How can C store a 1001 bit number in double data type?

This is the code to calculate 1000th power of 2.

``````#include <stdio.h>

int main() {
double multiply = 1;
int i;
for(i = 1; i <= 1000; i++) {
multiply *= 2;
}
printf("%lf\n", multiply);
return 0;
}
``````

And the output on my system, as well as ideone

``````10715086071862673209484250490600018105614048117055336074437503883703510511249361224931983788156958581275946729175531468251871452856923140435984577574698574803934567774824230985421074605062371141877954182153046474983581941267398767559165543946077062914571196477686542167660429831652624386837205668069376
``````

which is exactly the right answer:

``````irb(main):001:0> 10715086071862673209484250490600018105614048117055336074437503883703510511249361224931983788156958581275946729175531468251871452856923140435984577574698574803934567774824230985421074605062371141877954182153046474983581941267398767559165543946077062914571196477686542167660429831652624386837205668069376 == 2 ** 1000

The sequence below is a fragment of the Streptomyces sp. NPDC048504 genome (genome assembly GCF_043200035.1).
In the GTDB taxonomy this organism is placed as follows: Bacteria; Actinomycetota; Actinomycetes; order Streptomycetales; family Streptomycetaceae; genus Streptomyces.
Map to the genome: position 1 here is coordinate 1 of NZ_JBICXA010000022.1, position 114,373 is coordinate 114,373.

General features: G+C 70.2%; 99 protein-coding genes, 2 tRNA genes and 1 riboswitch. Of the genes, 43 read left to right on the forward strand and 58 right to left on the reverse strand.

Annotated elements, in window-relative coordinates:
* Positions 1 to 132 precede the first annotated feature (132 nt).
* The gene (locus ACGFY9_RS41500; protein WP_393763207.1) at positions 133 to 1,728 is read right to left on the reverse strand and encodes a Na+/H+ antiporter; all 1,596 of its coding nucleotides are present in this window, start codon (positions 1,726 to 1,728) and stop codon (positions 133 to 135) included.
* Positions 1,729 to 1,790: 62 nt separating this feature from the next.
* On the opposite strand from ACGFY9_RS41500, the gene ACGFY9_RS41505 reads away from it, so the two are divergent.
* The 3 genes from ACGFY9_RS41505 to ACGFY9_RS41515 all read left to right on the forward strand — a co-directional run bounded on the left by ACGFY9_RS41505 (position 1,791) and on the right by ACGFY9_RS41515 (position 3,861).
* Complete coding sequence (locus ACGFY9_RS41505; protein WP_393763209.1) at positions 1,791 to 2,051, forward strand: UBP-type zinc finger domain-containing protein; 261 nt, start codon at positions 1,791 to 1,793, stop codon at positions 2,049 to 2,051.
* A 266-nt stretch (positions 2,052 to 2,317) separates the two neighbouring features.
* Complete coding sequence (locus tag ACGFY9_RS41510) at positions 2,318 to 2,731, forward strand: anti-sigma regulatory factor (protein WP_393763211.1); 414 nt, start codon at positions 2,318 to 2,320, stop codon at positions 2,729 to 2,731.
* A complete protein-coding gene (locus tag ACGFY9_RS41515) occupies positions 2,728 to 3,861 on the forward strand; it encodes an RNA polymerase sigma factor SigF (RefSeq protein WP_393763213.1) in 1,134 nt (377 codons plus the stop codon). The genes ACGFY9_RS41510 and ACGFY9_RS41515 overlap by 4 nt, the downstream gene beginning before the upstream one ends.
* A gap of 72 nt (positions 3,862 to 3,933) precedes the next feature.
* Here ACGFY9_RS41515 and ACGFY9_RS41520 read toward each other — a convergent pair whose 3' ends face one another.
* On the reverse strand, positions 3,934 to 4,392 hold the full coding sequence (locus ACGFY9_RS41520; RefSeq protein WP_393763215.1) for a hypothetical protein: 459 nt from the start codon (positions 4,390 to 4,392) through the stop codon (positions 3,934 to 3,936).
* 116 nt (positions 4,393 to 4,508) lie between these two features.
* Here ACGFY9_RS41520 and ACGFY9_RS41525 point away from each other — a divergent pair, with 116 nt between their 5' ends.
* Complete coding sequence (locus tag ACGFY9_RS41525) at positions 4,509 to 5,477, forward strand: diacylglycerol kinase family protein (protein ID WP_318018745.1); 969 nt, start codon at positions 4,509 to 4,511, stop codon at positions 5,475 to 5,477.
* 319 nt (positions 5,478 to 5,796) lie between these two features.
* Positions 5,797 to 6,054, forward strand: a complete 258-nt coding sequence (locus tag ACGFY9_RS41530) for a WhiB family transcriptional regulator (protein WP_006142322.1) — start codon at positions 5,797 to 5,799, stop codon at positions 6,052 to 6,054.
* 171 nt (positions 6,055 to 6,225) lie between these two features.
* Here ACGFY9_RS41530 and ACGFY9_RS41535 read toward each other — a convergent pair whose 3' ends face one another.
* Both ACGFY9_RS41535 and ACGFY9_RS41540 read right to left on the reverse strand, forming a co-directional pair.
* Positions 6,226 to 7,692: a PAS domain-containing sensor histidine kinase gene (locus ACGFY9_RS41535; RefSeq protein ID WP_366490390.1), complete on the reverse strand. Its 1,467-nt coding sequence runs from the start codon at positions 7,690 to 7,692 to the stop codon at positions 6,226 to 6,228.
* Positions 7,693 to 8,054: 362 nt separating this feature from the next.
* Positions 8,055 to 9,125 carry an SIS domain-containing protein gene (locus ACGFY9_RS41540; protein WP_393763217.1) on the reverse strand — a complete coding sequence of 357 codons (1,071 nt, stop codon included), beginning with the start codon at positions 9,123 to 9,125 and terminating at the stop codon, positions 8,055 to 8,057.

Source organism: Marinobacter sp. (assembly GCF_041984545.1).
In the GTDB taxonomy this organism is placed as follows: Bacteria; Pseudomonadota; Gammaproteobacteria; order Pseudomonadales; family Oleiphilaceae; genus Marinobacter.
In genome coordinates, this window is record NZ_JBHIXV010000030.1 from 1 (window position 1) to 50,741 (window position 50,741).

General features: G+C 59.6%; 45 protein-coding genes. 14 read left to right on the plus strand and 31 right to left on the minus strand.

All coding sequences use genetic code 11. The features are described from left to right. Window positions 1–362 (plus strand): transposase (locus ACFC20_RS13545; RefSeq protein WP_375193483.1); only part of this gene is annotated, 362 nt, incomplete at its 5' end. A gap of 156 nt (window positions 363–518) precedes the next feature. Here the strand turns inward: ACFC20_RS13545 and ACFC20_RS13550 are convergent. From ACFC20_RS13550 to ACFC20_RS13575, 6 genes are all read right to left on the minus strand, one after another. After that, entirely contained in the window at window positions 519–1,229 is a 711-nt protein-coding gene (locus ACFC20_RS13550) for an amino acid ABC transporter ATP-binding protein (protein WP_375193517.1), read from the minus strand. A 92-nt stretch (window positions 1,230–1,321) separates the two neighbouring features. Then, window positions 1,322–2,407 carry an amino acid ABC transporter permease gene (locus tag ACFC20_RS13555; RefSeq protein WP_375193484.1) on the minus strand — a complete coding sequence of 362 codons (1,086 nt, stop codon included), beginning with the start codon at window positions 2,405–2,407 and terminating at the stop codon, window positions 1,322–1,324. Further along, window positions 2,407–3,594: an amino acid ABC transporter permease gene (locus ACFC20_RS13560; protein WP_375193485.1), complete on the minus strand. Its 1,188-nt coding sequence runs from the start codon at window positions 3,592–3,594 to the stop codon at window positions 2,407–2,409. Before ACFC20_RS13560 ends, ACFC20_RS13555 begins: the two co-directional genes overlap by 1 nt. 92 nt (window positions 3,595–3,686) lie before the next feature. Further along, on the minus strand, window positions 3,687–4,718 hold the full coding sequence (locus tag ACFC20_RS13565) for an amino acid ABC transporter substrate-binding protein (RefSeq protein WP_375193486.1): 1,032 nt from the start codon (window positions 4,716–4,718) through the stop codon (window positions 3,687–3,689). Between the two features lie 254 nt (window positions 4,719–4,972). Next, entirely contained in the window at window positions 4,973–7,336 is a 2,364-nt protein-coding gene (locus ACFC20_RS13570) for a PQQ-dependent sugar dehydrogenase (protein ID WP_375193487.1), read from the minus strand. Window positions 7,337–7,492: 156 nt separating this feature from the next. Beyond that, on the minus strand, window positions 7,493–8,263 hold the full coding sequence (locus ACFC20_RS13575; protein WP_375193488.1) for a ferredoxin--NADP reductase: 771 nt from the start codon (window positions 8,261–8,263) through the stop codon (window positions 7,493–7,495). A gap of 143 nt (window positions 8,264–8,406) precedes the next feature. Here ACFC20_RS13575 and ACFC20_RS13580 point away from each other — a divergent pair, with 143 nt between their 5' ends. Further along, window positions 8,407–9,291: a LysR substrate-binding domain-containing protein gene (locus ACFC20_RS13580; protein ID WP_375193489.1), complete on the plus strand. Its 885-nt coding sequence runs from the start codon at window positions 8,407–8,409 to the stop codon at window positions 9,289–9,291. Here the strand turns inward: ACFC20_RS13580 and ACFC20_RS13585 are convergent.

=> true
``````
-
Note that `printf` `%lf` is wrong; it should be `%f`. –  melpomene Nov 28 '12 at 13:40
@melpomene `%lf` is correct for `double multiply`. –  ams Nov 28 '12 at 13:40
Chapter and verse? –  melpomene Nov 28 '12 at 13:41
Maybe you can store your result in a string, and print it. –  Alberto Bonsanto Nov 28 '12 at 14:07
@melpomene: C 1999 7.19.6.1 7: “ l (ell) … has no effect on a following a, A, e, E, f, F, g, or G conversion specifier.” –  Eric Postpischil Nov 28 '12 at 14:31

Yes a `double` can store up to 52 binary digits of a number, but there can be up to 2^10 zeros in front or behind those digits. –  ams Nov 28 '12 at 13:43